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Spring Sports Preview: Baseball is just around the corner

Thursday, 21 February 2013

 

Though snow covers the ground and temperatures dip below freezing, make no mistake—spring and baseball are just around the corner! It behooves any committed ballplayer, young and old alike, to begin the appropriate preseason conditioning.

This requires much more than just picking up a ball and letting it fly. Even though every one of us has at one time or another thrown a ball, it actually is an extremely complex activity that requires that the entire body be in tip-top shape. Studies have suggested that a well-focused, balanced whole body preseason program can enhance performance and help avoid injuries. This program includes several basic principles:

  • Flexibility minimum of 3 times/week.
  • Strengthening– 3 times/week in coordination with flexibility training.
  • Aerobic Training can be done on the same or on alternate days with flexibility and strengthening.
  • Sport-specific Activities throwing, Hitting, Base Running, and Situational Training are performed on non-strengthening days.

So what’s the template? How do you appropriately and safely apply those principles? Here are some tips from a Rothman Sports Medicine Specialist:

1) Balanced Flexibility– gentle stretching of the upper and lower extremities, with particular focus on the throwing arm, as well as the trunk is essential. These stretches should be slow, sustained, and non-ballistic. Special attention should be placed on shoulder internal rotation.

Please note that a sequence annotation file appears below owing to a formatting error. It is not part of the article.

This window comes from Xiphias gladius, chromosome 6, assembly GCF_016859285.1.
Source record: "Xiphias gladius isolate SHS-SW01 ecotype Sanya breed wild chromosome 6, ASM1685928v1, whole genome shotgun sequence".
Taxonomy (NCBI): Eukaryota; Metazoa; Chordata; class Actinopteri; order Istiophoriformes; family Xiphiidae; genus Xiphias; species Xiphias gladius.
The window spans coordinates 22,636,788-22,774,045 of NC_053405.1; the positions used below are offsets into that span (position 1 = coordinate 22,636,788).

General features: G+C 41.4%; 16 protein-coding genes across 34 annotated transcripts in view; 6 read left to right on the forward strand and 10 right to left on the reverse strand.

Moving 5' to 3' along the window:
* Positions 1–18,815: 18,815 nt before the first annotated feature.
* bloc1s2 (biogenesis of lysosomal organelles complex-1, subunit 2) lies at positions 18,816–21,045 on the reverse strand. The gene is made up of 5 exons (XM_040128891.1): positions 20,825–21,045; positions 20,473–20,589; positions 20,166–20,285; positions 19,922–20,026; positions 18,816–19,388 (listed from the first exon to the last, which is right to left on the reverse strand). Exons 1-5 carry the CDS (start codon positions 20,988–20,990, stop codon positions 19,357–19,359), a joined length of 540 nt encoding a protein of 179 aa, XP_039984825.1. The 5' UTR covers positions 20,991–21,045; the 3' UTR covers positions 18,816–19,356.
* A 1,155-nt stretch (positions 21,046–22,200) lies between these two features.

2) Balanced Strengthening– muscle strengthening with low weights and higher repetitions will aid strength without creating the decreased flexibility seen with too much muscle mass.
3) Core Strengthening– strengthening of the abdominal and back muscles (crunches/sit-ups/ball exercises) is essential in the throwing athlete.
4) Leg Strengthening– strong legs (leg press/quad extensions/hamstrings/lunges/squats) create the base needed to throw effectively and safely.
 5) Aerobic Training– cycling, running, elliptical are all excellent. This aerobic activity should be gradually increased over several weeks aiming for ~30-45 minutes of aerobic workout.
6) Sports-specific Training–every ballplayer should prepare by reviewing all the proper techniques of baseball playing:

  • Tossing Program (Short Toss/Long Toss)– all ballplayers will benefit by a progressive tossing program, aka playing catch with a team mate and progressively increasing the distance to ~180-220 feet.
  • Pitching Program— pitchers then proceed to a pitching program where they throw fastballs first with increasing effort, then followed by off-speed pitches. This can be done on flat ground followed by the mound.
  • Base-Running– all players benefit by re-acclimating to running the base paths. This is truly different than sprint or interval training.
  • Situational Training– finally all players will profit by reviewing some of the split-second decision making that occurs with various baseball situations (i.e.  bunting, base-stealing, tagging up, double-plays, etc.).

So there it is! It may sound straightforward, but such a program requires focused effort on the part of the ballplayer. Youth ballplayers are especially benefitted by this type of structured program. Often great help can be attained by working with a coach or trainer.

If you happen to be recovering from an injury or surgery, you should consult with a Sports Medicine Specialist before safely progressing in this type of program. So pull out the glove, ball, and bat…and get to it! But most importantly, be sure to have fun too!